Harmonia analyzes chords for quality and inversion.
Harmonia analyzes the notated distance between two harmonic intervals. These may be expressed as simple (one octave or smaller) or compound (more than one octave). Harmonia can analyze harmonic intervals notated on one or two staves.
Harmonia analyzes monophonic, single-line notation for pitches, pitch names, pitch classes, or scale degrees. Pitches refer to a musical sound in a particular register or octave. Pitches are labeled by a letter name (A-G), any accompanying accidental and octave designation (0-8), such as C#4 for the semitone above middle C.
- Pitch Names
Harmonia analyzes monophonic, single-line notation for pitches, pitch names, pitch classes, or scale degrees. Pitch names refer to a musical sound regardless of its register or octave. Pitch names are labeled by a letter name (A-G) and any accompanying accidental.
- Pitch Classes
Harmonia analyzes monophonic, single-line notation for pitches, pitch names, pitch classes, or scale degrees. Pitch classes represent all the pitches (and their enharmonic equivalents) of the chromatic scale in integer notation using the numbers 0-11, where C and its enharmonic equivalents are pitch-class 0). The double-digit numbers 10 and 11 are represented by the letters ‘t’ (for ten) and ‘e’ (for eleven).
- Scale Degree
Harmonia labels notated pitches by scale-degrees numbers. A plus sign (+) or a minus sign (-) appears before a scale-degree number indicates the pitch that has been raised or lowered by a semitone from the original generated scale. Type a plus sign (+) or minus sign (-) before the scale-degree number to alter this in the theory line.
Show Sonority Numbers
Above each notated pitch or harmony is a sonority number, which Harmonia uses to keep track of notations. Determine whether these should be visible or not on the score by toggling the checkbox.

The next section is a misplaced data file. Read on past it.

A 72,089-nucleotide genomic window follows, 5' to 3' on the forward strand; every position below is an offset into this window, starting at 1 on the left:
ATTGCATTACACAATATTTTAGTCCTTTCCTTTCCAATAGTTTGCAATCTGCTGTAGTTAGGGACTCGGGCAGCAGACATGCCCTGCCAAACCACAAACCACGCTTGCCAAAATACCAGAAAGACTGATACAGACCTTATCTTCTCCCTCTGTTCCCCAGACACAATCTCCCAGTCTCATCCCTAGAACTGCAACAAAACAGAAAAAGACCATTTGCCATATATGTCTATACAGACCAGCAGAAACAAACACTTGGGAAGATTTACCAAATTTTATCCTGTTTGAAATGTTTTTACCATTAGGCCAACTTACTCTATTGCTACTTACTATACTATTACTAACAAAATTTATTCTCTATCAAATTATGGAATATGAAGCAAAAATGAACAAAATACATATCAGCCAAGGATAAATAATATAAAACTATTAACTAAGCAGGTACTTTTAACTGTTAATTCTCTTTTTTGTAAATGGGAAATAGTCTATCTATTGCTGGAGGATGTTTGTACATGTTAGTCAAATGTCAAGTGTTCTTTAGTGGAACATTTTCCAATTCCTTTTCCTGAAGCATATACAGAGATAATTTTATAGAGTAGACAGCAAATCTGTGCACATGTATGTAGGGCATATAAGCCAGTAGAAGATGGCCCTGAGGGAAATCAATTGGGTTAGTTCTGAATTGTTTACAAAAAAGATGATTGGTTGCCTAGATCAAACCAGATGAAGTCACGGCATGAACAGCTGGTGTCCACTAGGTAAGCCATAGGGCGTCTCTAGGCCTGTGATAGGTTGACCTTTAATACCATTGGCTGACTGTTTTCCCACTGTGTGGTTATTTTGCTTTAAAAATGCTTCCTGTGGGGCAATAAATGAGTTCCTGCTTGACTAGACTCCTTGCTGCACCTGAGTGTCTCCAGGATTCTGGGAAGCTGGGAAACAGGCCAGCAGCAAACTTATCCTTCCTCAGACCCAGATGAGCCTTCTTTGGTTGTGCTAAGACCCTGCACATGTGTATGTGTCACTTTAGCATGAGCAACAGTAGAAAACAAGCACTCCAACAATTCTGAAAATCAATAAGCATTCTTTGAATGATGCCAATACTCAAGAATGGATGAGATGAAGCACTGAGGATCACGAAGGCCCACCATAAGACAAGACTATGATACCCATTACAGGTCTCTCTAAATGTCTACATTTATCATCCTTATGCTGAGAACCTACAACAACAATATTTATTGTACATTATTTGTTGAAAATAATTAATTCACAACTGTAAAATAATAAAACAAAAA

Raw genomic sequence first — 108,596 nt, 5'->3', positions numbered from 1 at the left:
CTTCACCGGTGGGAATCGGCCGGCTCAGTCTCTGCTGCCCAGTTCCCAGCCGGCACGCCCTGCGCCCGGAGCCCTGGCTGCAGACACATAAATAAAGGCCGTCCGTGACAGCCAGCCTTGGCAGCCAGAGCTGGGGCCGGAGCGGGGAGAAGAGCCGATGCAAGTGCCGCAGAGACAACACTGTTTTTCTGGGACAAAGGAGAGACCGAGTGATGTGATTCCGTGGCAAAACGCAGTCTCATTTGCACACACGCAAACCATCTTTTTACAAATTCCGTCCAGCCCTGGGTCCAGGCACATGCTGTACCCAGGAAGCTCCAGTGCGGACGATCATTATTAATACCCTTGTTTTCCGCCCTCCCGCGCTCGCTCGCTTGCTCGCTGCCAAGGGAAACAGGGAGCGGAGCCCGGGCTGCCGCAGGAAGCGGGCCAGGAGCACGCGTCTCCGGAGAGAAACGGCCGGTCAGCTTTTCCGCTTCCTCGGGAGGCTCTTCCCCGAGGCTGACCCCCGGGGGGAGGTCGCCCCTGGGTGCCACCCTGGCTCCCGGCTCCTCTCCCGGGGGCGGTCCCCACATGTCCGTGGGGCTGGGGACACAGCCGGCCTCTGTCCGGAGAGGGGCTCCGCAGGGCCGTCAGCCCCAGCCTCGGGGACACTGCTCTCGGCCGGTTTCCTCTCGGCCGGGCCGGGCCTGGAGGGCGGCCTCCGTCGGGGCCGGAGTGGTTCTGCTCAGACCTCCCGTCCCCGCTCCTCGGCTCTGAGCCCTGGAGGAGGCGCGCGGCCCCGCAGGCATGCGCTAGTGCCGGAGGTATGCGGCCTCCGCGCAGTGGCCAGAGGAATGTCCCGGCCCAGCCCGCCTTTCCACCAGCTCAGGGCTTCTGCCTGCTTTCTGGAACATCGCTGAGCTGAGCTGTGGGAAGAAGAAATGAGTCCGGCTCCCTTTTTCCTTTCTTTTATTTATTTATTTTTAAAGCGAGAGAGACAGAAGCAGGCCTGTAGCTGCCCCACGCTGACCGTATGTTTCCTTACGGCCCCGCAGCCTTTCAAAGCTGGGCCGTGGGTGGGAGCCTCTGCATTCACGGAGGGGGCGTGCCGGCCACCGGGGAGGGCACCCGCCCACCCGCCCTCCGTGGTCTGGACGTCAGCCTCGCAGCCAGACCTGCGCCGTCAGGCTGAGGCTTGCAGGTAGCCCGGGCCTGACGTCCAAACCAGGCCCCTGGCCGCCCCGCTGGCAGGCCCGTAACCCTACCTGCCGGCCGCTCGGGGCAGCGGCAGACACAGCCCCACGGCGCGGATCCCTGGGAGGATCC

Show All Analysis Entries
Determines whether Harmonia shows all possible analysis entries. For example, do you want to display repeated chords or the inversions for every bass note of an Alberti-style bass line, or do you want to view one chord annotation per measure?
When Harmonia analyzes a score, it alerts users of potential errors and anomalies by marking the score with annotations. In the annotations menu, users can determine whether to display Harmonia's color-coded errors, warnings, remarks, or comments. Read about each annotation below.
Errors are marked in red and show annotations when selected on the score.
Warnings are marked in yellow and show annotations when selected on the score.
Remarks are marked in purple and show annotations when selected on the score.
The Allow Modulation checkbox can be toggled and the Harmonia will analyze accordingly.
Check Outer Voice Resolutions
The Check outer voice resolutions checkbox can be toggled and Harmonia will analyze accordingly.
The Note Markup group allows instructors to highlight non-harmonic tones (NHTs) in blue and hide, show, or edit non-harmonic tone labels.
Show Chord Members
Shows any root, third, fifth, and seventh of any given harmony on a score.
Color Non-Chord Tones
Determine whether a non-harmonic tone is highlighted in blue on the score.
Label Non-Chord Tones
Determines whether the non-harmonic tone should be labeled or not. NHT labels are as follows: PT = passing, NT = neighbor, ET = escape tone, APP = appoggiatura, NHT = unclassified non-harmonic tones. Suspensions are labeled by the interval above the bass: 7-6, 4-3, 2-1, etc.
All non-harmonic tone labels are editable. Want to use UN and LN rather than NT to specify upper and lower neighbor tones? Or, do you prefer ‘incomplete neighbor’ to ‘escape tone’? In Harmonia, you can change the label name. Simply select the pitch on the score and then type the preferred label in the text box. The text box is site specific. We do not yet offer global settings for NHT labels.
The Assessmet Editor
Harmonia can convert any music score into a gradable assessment that a teacher can use as homework or practice exercises, drills, even timed exams and quizzes. See our documentationConverting Scores into Assessments for detailed instructions on how to create and configure a variety of assessments you can use in your classes.